The brickwork Orthodox Church of St. Nicholas on the outskirts of Białowieża

Because of this history, Białowieża Primeval Forest is now the last remaining primary deciduous and mixed forest of the European lowlands.  The land is a refuge for pine, beech, alder, spruce, and towering oaks which have never known the axe. Just as the forest lies in the place where two watersheds meet, it also straddles the boreal and temperate zone: plants and animals from south and north live wild in the park.

The World Heritage Convention website enumerates the many wildlife species which currently live in the forest writing, “these wilderness areas are inhabited by European bison, a species reintroduced into the park in 1929, elk, stag, roe deer, wild boar, lynx, wolf, fox, marten, badger, otter, ermine, beaver and numerous bats. It is also a showplace reserve for tarpan (Polish wild forest horse). The avifauna includes corncrake, white-tailed eagle, white stork, peregrine falcon and eagle owl.”

A Wisent Flees into Bialowieza Forest

Wisent (Bison bonasus)

The magnificent American Bison (Bison bison) was very nearly exterminated by hunters, soldiers, and politicians, but the bison did not come nearly as close to extinction as its closest relative, the wisent (Bison bonasus).  Wisents are the largest native land animal in Europe today; an average wisent measures 1.8 to 2.2 m (6 to 7 ft) tall, and weighs up to 1000 kg (more than a ton). Although similar to American bison, the wisent is slightly smaller with larger horns and a hairier tail.  Whereas bison graze grass, wisents browse the forest–and the two animals therefore have different postures and necks. Wisents once roamed Eurasia from England to far eastwards of the Volga River where they were hunted by Caspian Tigers and Asiatic Lions.  The wisent herds also ranged north as far as northern Sweden and south to Italy.

Cave painting of a Wisent (from Altamira, Spain, from the Palaeolithic Age ca. 21,000 BC to 13,000 BC)

In prehistoric times, wisents were a mainstay of European megafauna and beautiful cave paintings (among the first known artistic achievements of humankind) often portray the mighty creatures, but, as humanity burgeoned in Europe, the wisent declined.  Starting in Gaul in the 8th century, whole populations of the shaggy giants gradually disappeared.  The creature vanished from northern Sweden in the 11th century, and then from England in the 12th. Tiny herds survived in the Ardennes forest and the Vosges Mountains until Frenchmen finished off these remnants in the 15th century.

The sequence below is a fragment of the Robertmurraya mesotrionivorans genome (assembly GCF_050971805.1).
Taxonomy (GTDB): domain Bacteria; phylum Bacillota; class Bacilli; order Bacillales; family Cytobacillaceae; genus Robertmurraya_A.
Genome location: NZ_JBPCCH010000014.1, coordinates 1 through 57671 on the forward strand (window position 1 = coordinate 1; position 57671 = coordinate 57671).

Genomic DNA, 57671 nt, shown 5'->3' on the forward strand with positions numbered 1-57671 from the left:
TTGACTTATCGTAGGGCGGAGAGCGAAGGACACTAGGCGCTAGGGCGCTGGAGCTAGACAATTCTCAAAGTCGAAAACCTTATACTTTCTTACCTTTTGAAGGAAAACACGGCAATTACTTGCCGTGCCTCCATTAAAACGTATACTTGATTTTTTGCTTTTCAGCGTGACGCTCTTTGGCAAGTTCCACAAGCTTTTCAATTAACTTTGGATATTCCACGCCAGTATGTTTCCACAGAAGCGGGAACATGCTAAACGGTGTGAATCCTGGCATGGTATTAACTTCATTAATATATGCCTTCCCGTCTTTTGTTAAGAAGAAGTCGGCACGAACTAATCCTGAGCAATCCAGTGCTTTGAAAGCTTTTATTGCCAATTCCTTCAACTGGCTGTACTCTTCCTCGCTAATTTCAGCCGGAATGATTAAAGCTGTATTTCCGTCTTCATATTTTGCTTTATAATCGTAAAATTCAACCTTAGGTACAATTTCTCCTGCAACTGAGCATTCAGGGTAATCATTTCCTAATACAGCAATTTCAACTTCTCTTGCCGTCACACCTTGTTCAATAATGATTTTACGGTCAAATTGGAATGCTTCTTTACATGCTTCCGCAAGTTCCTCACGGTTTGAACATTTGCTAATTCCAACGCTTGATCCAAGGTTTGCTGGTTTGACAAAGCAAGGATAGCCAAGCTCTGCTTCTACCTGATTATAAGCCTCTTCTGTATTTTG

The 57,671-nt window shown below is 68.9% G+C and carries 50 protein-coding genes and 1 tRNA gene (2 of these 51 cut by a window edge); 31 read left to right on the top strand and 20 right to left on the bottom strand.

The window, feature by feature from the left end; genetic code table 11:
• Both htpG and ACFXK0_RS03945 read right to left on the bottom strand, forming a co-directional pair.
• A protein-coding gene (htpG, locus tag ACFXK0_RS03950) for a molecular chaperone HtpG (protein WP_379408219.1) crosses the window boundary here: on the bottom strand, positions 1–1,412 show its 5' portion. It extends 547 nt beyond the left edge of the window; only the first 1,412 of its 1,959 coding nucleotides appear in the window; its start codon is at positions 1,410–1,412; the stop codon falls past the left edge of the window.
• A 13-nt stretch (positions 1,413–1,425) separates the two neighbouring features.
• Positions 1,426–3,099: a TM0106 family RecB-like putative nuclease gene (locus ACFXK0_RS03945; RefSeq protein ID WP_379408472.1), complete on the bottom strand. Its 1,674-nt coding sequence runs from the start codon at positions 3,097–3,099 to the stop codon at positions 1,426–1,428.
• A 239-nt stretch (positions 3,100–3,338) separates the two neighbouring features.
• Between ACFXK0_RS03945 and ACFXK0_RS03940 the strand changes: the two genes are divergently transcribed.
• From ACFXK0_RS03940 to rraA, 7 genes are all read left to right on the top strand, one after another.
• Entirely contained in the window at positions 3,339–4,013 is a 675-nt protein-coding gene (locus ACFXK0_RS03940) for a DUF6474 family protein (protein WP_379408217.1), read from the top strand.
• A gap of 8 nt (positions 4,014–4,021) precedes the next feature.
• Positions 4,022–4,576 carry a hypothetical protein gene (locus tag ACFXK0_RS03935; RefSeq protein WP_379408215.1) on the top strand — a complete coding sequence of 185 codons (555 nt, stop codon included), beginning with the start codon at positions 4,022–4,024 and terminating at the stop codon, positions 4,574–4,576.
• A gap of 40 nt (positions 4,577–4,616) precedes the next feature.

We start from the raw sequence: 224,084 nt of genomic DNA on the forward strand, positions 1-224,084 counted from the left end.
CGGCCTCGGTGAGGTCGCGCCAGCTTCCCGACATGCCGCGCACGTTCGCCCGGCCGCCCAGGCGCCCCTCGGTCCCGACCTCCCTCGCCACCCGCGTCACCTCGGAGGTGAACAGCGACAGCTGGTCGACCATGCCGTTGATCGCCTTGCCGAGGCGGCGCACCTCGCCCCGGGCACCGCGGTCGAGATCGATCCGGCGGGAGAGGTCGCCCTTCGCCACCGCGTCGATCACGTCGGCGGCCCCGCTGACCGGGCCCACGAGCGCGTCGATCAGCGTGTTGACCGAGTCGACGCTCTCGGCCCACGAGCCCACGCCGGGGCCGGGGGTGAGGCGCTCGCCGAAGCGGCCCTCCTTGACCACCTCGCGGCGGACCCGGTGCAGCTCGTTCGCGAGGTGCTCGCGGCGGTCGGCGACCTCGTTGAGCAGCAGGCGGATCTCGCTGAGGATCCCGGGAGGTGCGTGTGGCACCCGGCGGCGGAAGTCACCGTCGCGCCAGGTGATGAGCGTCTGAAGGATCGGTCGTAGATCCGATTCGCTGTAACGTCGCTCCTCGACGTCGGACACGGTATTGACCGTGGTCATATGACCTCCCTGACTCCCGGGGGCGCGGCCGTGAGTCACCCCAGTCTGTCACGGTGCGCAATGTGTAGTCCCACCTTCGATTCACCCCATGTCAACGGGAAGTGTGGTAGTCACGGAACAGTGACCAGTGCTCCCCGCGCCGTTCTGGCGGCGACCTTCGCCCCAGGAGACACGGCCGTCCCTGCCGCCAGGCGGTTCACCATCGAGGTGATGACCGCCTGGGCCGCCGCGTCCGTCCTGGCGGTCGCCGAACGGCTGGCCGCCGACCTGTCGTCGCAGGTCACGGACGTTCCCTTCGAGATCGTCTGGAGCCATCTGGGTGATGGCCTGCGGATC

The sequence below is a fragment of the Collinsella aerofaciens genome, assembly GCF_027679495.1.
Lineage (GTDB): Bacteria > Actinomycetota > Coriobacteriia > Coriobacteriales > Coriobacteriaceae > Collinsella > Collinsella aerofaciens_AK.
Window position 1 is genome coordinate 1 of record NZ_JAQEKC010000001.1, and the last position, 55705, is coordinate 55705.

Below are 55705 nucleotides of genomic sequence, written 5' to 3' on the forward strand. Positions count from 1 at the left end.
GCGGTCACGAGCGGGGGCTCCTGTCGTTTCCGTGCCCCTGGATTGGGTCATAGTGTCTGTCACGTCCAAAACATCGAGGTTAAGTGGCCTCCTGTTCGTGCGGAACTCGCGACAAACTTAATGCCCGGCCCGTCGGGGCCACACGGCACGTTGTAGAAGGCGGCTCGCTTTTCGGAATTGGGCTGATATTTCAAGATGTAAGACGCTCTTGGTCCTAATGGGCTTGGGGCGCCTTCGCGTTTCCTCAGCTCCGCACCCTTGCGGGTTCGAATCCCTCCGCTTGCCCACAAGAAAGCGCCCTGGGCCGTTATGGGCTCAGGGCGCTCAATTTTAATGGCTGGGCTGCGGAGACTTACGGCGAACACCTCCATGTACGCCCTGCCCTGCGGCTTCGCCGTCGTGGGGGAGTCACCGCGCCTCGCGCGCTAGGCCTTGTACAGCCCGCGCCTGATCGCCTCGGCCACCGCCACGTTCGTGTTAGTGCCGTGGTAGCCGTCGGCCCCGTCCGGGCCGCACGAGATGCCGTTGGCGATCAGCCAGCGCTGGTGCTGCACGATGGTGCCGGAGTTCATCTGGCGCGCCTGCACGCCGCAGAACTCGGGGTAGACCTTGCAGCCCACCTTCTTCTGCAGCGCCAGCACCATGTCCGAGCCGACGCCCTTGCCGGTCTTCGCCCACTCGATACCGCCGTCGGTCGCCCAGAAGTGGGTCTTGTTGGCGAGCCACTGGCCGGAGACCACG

A Wisent Hunt Depicted on a Hungarian Stamp

The wisents’ best friends turned out to be the kings of Poland, devoted big game hunters who proclaimed a death sentence on anyone poaching the mighty ruminants within the kingdom. Sadly though, the Polish Crown suffered…setbacks in the seventeenth and eighteenth centuries.  Although the Russian tsars (who seized the Eastern forests of Poland) tried to keep the last herds of wisent alive, by the twentieth century, the animals survived only in zoos, the remote Caucasus, and in the primeval depths of Poland’s Białowieża Forest.  The ancient trees of Białowieża (and the animals living under them) remained largely untouched until World War I, when the region was captured by Germans, who built a railroad and timber mills there.  Within four years the remaining herd of 600 wisents was slaughtered.  When the Germans left only 9 of the beasts remained and the last of this tiny herd was killed in 1919 (probably by Soviet poachers).  The last wild wisent was slaughtered less than a decade later in the Western Caucasus, where a few hardy individuals had somehow managed to survive.

In the late twenties only about 50 wisents remained alive, all of which lived in various zoos. Fortunately an early pioneer of wildlife conservation stepped in to save the dying species.  Heinz Heck, the director of the Munich Zoo, established the first studbook for non-domestic animals and organized a groundbreaking breeding program to bring the wisent back from the brink (Heck was a determined and far-sighted man who also tried to personally resurrect several species of extinct megafauna—but we’ll deal with that quixotic quest another time).  Thanks to Heck’s ongoing efforts, captured populations of wisents started to grow and the animals were reintroduced into Białowieża in 1951.  The reintroduced wisents burgeoned and the forest is now home to more than 800 European bison. Wisents have also been reintroduced to protected parks in Russia (including the western Caucasus) and herds can now be found in Poland, Lithuania, Belarus, Ukraine, Romania, Russia, Slovakia, Latvia, Kyrgyzstan, Moldova, and Spain.  Germany and the Netherlands hope to reintroduce the animal in the near future—perhaps someday the wisent will find its way back to Scandinavia, France, and even Great Britain.

Wisent herd in Caucasian mountains (Photo by Sergej Trepet)

Ye Olde Ferrebeekeeper Archives